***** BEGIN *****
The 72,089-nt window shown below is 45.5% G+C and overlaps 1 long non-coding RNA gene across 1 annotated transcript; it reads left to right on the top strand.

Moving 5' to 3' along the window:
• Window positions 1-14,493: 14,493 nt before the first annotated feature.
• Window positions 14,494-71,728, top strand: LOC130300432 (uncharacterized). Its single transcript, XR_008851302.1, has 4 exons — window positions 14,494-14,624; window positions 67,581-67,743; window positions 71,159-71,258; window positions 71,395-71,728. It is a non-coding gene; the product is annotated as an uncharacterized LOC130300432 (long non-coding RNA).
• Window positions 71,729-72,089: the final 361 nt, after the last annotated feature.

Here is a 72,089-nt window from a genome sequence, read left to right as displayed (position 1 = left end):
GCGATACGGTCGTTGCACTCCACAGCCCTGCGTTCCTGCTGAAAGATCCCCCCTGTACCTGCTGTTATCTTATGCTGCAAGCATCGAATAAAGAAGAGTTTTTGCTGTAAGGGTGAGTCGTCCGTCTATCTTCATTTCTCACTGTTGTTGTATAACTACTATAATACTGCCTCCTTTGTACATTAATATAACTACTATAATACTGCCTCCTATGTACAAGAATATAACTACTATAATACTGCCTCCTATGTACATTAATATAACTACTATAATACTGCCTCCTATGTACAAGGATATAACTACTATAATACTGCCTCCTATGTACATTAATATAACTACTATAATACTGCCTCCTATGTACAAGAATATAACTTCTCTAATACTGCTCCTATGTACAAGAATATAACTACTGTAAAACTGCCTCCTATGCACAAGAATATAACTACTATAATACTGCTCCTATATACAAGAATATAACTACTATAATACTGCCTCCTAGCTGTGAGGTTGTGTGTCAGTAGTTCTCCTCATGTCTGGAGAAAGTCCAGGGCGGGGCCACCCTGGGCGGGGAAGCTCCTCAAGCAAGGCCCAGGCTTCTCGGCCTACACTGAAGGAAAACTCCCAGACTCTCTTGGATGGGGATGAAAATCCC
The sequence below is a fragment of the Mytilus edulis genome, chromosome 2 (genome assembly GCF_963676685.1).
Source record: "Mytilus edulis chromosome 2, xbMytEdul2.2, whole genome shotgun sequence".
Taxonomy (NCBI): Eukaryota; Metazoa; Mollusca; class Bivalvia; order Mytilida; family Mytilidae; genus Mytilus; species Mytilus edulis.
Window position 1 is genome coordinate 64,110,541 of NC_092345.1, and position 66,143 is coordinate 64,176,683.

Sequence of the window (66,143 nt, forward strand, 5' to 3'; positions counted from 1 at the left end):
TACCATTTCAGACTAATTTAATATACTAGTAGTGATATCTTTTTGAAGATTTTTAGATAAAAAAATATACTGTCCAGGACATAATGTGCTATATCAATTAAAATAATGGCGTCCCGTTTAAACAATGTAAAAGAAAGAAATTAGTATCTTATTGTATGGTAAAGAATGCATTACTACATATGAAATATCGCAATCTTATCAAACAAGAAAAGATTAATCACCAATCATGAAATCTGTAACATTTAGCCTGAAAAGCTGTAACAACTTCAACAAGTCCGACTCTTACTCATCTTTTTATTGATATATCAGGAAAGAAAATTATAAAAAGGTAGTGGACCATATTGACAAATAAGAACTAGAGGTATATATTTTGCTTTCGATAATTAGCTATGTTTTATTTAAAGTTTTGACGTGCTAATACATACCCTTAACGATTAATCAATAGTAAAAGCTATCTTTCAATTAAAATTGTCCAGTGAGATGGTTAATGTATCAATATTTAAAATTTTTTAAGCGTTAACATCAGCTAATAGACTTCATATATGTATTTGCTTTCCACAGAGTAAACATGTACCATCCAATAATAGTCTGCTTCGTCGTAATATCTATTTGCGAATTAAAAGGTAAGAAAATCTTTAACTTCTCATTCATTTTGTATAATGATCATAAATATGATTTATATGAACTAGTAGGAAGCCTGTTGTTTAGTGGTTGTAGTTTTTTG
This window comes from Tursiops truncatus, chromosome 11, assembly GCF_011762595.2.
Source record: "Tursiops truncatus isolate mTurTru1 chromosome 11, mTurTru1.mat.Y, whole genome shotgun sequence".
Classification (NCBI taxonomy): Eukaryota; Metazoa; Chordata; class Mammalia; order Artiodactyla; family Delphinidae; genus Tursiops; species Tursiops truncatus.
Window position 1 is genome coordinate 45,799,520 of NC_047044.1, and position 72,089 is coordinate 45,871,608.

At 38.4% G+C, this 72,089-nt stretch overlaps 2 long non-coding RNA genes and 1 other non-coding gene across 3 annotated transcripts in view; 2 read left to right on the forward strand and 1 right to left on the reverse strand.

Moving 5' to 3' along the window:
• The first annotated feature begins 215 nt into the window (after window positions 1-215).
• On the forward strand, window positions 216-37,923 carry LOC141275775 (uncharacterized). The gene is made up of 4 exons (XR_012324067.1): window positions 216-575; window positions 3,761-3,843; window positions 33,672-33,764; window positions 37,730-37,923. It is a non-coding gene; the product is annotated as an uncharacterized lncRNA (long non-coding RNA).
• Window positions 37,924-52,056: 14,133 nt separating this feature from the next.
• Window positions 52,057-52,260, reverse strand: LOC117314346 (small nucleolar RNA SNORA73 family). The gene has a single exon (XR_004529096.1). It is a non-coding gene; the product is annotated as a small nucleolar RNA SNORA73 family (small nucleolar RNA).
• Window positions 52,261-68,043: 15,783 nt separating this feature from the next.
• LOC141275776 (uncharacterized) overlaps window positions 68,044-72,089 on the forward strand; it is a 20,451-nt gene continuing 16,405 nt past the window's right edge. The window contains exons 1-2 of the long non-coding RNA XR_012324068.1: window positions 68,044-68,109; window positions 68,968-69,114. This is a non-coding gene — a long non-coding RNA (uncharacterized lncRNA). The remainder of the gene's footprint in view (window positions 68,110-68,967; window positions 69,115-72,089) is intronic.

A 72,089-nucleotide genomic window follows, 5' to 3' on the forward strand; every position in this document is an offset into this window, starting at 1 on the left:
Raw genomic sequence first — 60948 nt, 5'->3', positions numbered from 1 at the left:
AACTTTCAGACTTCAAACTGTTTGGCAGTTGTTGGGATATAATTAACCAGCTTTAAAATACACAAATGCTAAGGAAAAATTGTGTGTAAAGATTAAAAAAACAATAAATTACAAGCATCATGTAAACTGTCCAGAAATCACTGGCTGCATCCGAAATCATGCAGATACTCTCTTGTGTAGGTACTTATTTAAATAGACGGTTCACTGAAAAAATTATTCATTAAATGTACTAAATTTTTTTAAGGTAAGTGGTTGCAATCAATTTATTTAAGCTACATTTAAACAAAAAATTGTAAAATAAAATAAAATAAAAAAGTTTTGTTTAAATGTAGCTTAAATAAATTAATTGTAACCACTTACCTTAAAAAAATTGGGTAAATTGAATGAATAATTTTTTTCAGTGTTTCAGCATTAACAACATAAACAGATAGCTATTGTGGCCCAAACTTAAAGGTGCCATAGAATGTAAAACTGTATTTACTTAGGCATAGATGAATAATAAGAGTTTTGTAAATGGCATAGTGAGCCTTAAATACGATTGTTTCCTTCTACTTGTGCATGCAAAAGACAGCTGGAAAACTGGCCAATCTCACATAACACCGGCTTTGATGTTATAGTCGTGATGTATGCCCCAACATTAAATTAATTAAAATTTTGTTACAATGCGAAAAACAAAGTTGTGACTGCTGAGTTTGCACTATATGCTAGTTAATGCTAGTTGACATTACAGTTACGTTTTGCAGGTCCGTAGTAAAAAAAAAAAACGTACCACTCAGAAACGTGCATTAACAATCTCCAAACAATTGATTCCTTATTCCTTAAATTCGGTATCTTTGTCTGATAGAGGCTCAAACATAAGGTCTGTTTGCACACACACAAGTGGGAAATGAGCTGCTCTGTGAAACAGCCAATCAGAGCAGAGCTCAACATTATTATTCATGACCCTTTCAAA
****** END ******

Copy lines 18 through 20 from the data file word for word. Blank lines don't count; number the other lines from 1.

At 38.4% G+C, this 72,089-nt stretch overlaps 2 long non-coding RNA genes and 1 other non-coding gene across 3 annotated transcripts in view; 2 read left to right on the forward strand and 1 right to left on the reverse strand.

Moving 5' to 3' along the window:
• The first annotated feature begins 215 nt into the window (after window positions 1-215).